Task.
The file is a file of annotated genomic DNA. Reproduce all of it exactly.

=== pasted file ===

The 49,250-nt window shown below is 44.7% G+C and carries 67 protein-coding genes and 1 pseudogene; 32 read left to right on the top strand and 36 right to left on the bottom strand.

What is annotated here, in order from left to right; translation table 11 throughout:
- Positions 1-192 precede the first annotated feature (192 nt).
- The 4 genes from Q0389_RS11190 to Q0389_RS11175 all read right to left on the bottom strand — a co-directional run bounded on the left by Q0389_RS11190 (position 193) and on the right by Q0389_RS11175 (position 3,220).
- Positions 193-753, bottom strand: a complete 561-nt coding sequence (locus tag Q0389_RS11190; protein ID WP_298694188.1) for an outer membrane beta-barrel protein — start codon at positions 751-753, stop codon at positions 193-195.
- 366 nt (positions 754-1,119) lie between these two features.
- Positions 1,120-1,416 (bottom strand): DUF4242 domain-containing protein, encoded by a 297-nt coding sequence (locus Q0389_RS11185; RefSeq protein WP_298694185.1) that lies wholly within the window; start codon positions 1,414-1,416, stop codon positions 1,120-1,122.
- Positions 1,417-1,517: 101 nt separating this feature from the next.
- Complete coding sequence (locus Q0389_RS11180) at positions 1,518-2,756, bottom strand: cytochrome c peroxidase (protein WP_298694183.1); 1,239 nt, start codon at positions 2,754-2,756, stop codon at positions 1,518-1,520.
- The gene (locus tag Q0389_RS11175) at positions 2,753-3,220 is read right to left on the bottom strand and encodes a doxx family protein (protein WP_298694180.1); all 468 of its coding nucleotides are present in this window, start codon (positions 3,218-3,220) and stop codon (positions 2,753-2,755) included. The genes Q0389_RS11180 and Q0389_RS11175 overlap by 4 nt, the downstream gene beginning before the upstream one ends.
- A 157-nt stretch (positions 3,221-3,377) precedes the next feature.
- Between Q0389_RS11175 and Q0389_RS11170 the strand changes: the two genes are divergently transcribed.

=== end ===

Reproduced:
The 49,250-nt window shown below is 44.7% G+C and carries 67 protein-coding genes and 1 pseudogene; 32 read left to right on the top strand and 36 right to left on the bottom strand.

What is annotated here, in order from left to right; translation table 11 throughout:
- Positions 1-192 precede the first annotated feature (192 nt).
- The 4 genes from Q0389_RS11190 to Q0389_RS11175 all read right to left on the bottom strand — a co-directional run bounded on the left by Q0389_RS11190 (position 193) and on the right by Q0389_RS11175 (position 3,220).
- Positions 193-753, bottom strand: a complete 561-nt coding sequence (locus tag Q0389_RS11190; protein ID WP_298694188.1) for an outer membrane beta-barrel protein — start codon at positions 751-753, stop codon at positions 193-195.
- 366 nt (positions 754-1,119) lie between these two features.
- Positions 1,120-1,416 (bottom strand): DUF4242 domain-containing protein, encoded by a 297-nt coding sequence (locus Q0389_RS11185; RefSeq protein WP_298694185.1) that lies wholly within the window; start codon positions 1,414-1,416, stop codon positions 1,120-1,122.
- Positions 1,417-1,517: 101 nt separating this feature from the next.
- Complete coding sequence (locus Q0389_RS11180) at positions 1,518-2,756, bottom strand: cytochrome c peroxidase (protein WP_298694183.1); 1,239 nt, start codon at positions 2,754-2,756, stop codon at positions 1,518-1,520.
- The gene (locus tag Q0389_RS11175) at positions 2,753-3,220 is read right to left on the bottom strand and encodes a doxx family protein (protein WP_298694180.1); all 468 of its coding nucleotides are present in this window, start codon (positions 3,218-3,220) and stop codon (positions 2,753-2,755) included. The genes Q0389_RS11180 and Q0389_RS11175 overlap by 4 nt, the downstream gene beginning before the upstream one ends.
- A 157-nt stretch (positions 3,221-3,377) precedes the next feature.
- Between Q0389_RS11175 and Q0389_RS11170 the strand changes: the two genes are divergently transcribed.